Pope Francis on Sunday said he is “terrified of a bloodbath” in Venezuela, as more protests are expected on Wednesday.
The pontiff told reporters on their way home from Panama that he supports the entire Venezuelan population, but that picking sides would go against his role as a pastor.
"If I were to enter and say 'do this' to those countries, or to other countries, I would put myself in a role that I do not know. It would be a pastoral imprudence on my part and would do damage," he said.
Francis called for a "just and peaceful" solution to the crisis in Venezuela that respects human rights and avoids suffering. But he did not say if the Holy See would recognise opposition leader Juan Guaido in his claim for the presidency over Socialist President Nicolas Maduro.
While the Pontiff spoke in front of Panama’s youngsters on World Youth Day this week, neighbouring Venezuela was being battered by violent protests. Demonstrations followed the “swearing in” of opposition leader Mr Guaido as president on January 23.
Self-proclaimed leader Mr Guaido took advantage of a major street demonstration last week to proclaim himself as the country’s rightful leader, accusing Mr Maduro of usurping power following a disputed re-election in 2018.
But anger at the 56-year-old dictator has been boiling over since he came to power in 2013 following the death of Hugo Chavez. Over the past six years, civilian dissent has manifested itself in a series of regular protests. Many of them turned violent and resulted in the death of civilians.
The country has been teetering on the edge of collapse for years, but government mismanagement and a huge fall in oil prices in 2014 pushed it down a precipice. Venezuela’s economy collapsed, along with basic services, food supplies and health care system. The poor became poorer, while the rich fled to neighbouring countries, causing a troubling exodus of the country's skilled and educated workers.
Mr Maduro says his government is the victim of an "economic war" led by his political adversaries with the help of Washington, which has levied several rounds of sanctions against the country since 2017. He has promised to stay in office, backed by Russia and China, who have bankrolled his government and fought off efforts to have his government disavowed by the United Nations.
Despite his usual bravado, "Maduro really does give off an air of desperation now," founder of Caracas Chronicles Francisco Toro told The National.
“Stories that he’s brought in several dozen Russian former soldiers to serve as bodyguards gives you a sense of his paranoia now,” explained Mr Toro. “He’s trusting mercenaries to protect him over his own military.”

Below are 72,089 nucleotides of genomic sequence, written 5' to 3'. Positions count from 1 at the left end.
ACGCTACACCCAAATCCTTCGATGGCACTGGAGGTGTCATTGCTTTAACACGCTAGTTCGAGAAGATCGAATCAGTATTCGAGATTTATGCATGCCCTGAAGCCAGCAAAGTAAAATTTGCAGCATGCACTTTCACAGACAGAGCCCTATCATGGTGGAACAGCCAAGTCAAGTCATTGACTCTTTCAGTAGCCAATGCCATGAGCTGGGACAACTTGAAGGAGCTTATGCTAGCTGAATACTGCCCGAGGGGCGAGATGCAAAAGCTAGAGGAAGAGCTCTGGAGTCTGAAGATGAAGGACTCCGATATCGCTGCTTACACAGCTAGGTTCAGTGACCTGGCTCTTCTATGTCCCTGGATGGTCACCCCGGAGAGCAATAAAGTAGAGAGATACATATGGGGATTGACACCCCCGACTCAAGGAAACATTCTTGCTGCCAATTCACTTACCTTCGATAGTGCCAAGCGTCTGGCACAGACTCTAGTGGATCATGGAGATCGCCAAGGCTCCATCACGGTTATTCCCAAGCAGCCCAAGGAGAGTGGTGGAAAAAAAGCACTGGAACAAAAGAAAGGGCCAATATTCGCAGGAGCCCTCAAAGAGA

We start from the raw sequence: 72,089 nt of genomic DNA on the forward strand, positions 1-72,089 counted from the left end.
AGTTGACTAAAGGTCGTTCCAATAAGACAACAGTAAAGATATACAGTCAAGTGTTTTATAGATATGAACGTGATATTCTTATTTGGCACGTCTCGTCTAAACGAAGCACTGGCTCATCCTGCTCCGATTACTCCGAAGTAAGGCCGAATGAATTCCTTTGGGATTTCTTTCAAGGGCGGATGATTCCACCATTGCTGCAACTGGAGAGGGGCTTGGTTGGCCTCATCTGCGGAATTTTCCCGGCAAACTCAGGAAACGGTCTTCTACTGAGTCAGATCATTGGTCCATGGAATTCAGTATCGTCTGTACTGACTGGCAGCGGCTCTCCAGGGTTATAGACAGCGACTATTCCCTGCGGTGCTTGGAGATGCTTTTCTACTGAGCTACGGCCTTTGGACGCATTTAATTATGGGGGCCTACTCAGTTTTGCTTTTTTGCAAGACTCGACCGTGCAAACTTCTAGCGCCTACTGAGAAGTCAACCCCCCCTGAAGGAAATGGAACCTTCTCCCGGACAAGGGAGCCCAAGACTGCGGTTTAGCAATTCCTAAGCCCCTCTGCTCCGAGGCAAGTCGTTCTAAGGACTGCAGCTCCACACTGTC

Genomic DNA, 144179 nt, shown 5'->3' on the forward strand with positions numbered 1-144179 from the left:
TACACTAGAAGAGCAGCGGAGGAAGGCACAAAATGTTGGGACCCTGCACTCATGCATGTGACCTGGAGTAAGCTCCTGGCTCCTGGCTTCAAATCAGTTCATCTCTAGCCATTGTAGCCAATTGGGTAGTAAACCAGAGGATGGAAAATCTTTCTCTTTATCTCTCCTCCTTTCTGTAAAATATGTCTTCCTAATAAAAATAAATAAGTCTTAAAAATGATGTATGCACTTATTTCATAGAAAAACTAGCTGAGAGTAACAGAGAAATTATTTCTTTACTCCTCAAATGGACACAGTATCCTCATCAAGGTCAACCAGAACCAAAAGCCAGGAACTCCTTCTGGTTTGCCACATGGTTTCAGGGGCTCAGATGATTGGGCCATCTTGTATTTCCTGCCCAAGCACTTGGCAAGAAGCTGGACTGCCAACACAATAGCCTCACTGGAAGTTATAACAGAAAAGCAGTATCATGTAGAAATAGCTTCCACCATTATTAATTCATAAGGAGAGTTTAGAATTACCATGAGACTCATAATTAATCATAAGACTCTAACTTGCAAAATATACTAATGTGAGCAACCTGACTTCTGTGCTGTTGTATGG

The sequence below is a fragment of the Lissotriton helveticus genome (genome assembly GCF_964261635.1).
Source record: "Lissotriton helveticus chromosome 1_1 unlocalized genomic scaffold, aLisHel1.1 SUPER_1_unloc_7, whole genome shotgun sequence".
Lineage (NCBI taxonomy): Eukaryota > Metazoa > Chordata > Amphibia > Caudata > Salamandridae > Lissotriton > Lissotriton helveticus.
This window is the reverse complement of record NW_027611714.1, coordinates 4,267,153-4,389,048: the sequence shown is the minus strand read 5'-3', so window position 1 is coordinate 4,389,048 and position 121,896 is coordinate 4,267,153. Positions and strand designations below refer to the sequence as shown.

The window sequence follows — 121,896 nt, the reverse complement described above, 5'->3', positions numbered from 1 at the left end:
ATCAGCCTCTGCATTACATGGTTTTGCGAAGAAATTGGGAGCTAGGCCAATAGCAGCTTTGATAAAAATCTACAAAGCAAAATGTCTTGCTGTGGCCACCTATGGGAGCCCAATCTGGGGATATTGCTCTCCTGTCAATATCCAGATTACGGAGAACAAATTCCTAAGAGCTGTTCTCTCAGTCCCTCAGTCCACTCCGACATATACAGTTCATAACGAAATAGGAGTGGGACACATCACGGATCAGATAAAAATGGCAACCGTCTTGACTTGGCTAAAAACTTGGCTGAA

“They want our armed forces to throw a coup,” Mr Maduro told the troops in remarks broadcast on state television. “Well, we’re going to prepare our weapons so no one dares to think of touching our sacred land.”
“I suspect the most likely scenario is the military tries to replace Maduro with a more acceptable pro-regime figure,” said Mr Toro.
Countries around the world joined the Venezuelan opposition coalition in describing the re-election last year as a fraud. So far 31 states have backed Mr Guaido in his undertaking, including the United States.
Mr Maduro was referred to by Secretary of State Mike Pompeo on Wednesday as the country’s “former president”. The US, said Mr Pompeo, would no longer consider him to have the legal authority to break diplomatic relations with the US or declare diplomats as persona non grata.
“We call on the Venezuelan military and security forces to continue protecting the welfare and well-being of all Venezuelans,” said Mr Pompeo.
But the military’s lower ranks have also found themselves caught in the middle of the crisis.
According to a Human Rights Watch report released this month, intelligence agents have detained and tortured members of the military suspected of fomenting rebellion. In some cases, they are also going after their families or other civilians when they can’t find the suspects, according to HRW Senior Americas Researcher Tamara Taraciuk Broner.
Activists backing National Assembly leader Mr Guaido walked the streets of Caracas on Sunday, passing out copies of a measure that promises amnesty against corruption or abuse allegations to any member who defects. Some in uniform seemed willing to receive the documents; others burned theirs.
"No one feels safe at the moment," said Milagros, a Venezuelan journalist based in Caracas, who asked that her real name not be used for security reasons. "It's the first time the government of President Nicolas Maduro suppresses, murders and tortures protesters with such fervour" she told The National.
Although the swearing in of Mr Guaido and the backing of major heads of state have emboldened the country's opposition, the uprising could also prove a double-edged sword. If the opposition loses momentum, said Milagros, the dictatorship could find itself revitalised. This in turn could lead to the strengthening of Mr Maduro's power. "If that happens, we'll all be at risk of coming under attack by the government."